Alaska Digest

Posted: Friday, June 29, 2007

Dungeness harvest predicted to be down

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JUNEAU - Based on early-season statistics, the Dungeness crab harvest in Southeast Alaska is expected to be more than 2.25 million pounds, down sharply from last year.

The Commercial Fisheries Division of the Alaska Department of Fish and Game based its projection on the take for the first week of the summer season, which began June 15.

The initial estimate for the 2006-07 season was 4.8 million pounds, and the final catch was 4.5 million pounds.

This season will be the same length as last year's, the division announced.

The summer season in most of the region runs from June 15 through Aug. 15; the fall season begins Oct. 1 at noon and runs through Nov. 30, said division spokeswoman Karla Bush.

Some special areas will have longer seasons, she said.

Ionospheric research center operational

GAKONA - One of the world's largest and most advanced ionospheric research facilities is now fully operational in central Alaska.

Built on the site of a canceled Air Force over-the-horizon radar site, the massive instrument known as HAARP, or High Frequency Active Auroral Research Program, will be used to study interactions between high-power radio signals and the earth's ionosphere.

A dedication ceremony was held Wednesday, and a public open house is being scheduled for August.

The facility includes 360 radio transmitters with a combined power of 3.6 megawatts. It also has 180 60-foot-tall antennas covering 40 acres, and five generators providing more than 16 megawatts of powers.

HAARP is jointly administered by the U.S. Defense Advanced Research Projects Agency, the U.S. Air Force Research Laboratory and the U.S. Office of Naval Research, and is run by BAE Systems, a defense contractor. Its use is split between scientific and defense research.

"HAARP is a scientific project to study the properties and behavior of the ionosphere, with emphasis on using the ionosphere to improve communications and surveillance systems for civilian and defense purposes," said Rod Jacobsen, HAARP program director for BAE Systems in Washington, D.C.

Adjusting for inflation, approximately $300 million have been spent on the project since its beginning 15 years ago. Currently, annual operations run at about $7.5 million, which also funds the salaries of the dozen or so permanent employees.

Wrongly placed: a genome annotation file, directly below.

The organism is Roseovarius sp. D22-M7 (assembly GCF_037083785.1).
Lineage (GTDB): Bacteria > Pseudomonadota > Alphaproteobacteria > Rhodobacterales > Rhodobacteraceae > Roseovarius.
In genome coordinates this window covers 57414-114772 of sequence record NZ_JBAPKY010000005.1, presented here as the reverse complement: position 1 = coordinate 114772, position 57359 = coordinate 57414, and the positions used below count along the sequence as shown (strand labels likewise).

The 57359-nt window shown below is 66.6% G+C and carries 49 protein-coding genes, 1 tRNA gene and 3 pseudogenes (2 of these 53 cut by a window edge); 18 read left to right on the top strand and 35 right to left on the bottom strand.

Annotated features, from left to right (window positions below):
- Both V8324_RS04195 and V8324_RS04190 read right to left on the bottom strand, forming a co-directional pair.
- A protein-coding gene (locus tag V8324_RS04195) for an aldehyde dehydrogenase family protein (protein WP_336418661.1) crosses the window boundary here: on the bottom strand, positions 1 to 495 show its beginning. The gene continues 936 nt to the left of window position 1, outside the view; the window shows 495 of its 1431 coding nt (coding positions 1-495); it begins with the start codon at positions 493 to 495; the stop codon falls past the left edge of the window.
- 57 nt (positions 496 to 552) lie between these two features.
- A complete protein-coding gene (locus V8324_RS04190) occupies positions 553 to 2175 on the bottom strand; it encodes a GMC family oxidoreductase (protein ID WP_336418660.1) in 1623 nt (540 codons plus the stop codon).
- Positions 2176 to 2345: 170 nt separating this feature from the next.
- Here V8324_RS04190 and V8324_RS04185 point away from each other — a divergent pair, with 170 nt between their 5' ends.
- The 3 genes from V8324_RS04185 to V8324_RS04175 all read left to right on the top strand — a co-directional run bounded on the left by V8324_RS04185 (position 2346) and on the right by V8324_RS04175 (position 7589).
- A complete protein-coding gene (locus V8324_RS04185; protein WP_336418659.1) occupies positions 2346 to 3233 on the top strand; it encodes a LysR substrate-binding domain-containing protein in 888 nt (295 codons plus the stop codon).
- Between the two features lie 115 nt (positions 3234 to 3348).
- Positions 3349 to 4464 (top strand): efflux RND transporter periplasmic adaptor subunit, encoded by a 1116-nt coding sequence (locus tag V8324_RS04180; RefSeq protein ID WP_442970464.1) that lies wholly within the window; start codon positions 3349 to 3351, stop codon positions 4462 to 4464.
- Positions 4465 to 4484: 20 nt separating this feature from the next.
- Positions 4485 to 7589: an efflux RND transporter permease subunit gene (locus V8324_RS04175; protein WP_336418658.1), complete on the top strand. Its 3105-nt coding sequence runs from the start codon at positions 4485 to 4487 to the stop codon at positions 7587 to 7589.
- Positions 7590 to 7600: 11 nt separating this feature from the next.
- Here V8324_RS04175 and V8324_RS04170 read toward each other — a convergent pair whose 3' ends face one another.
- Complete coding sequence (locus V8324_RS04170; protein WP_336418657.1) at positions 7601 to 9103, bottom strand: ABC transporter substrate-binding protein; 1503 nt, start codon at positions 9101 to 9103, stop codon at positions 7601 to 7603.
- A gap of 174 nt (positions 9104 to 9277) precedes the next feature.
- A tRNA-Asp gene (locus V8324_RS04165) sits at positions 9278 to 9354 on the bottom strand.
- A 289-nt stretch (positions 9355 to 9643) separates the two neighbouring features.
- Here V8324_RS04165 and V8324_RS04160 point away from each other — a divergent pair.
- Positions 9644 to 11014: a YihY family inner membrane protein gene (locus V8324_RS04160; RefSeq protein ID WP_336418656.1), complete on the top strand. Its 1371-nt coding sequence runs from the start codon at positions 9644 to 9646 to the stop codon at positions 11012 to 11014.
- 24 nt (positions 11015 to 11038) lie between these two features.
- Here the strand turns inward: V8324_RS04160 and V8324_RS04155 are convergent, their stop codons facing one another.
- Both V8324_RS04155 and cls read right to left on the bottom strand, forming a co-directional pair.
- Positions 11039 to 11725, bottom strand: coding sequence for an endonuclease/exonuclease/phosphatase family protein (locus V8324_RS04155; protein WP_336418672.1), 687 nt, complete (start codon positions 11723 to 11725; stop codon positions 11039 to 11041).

Anchorage program targets trash bears

ANCHORAGE - Anchorage residents will be able to lease bear-resistant trash cans for $5 a month in an effort to crack down on bears cruising neighborhoods looking for a free meal.

Mayor Mark Begich, state biologist Rick Sinnott and Alaska Waste sales manager Craig Gales announced the project Wednesday. Sinnott said the program also is about findings ways to discourage trash bears.

"We're the primates with the big brains. We can figure this out," he said.

The 96-gallon containers are made by BearSaver, a California manufacturer. According to the company's Web site, the rollout curbside trash cans are battle-tested, designed to keep out even the most tenacious of bruins. They look like other large tipper-carts but have a self-locking lid that bears just can't figure out, the company said.

The new cans will replace the clumsy, difficult to handle retrofitted bear-resistant containers previously available from Alaska Waste.

The $5 monthly charge looks cheap compared to penalties for leaving out trash that attracts bears. City fines range from $50 to $600; state fines are $110.

"Our goal is not to fine people but to have people contain their waste," Begich said.

Man survive bear mauling near Kenai

CLAM GULCH - A man survived a bear mauling in the area of the Sterling Highway near Kenai.

The man was not critically injured and was walking to paramedics when Larry Lewis with the Department of Fish and Game arrived after the Wednesday morning attack.

The bear had come from the inlet-side of the Sterling Highway, crossed the highway, entered a very small patch of woods, and popped out next to the man and his leashed dog, Lewis said.

The man had been walking down a dirt road next to the highway.

Lewis said the man was lucky two vehicles were nearby. Both drivers began honking their horns to scare the sow and her cubs away from the victim.

The man's name was not immediately released by authorities.

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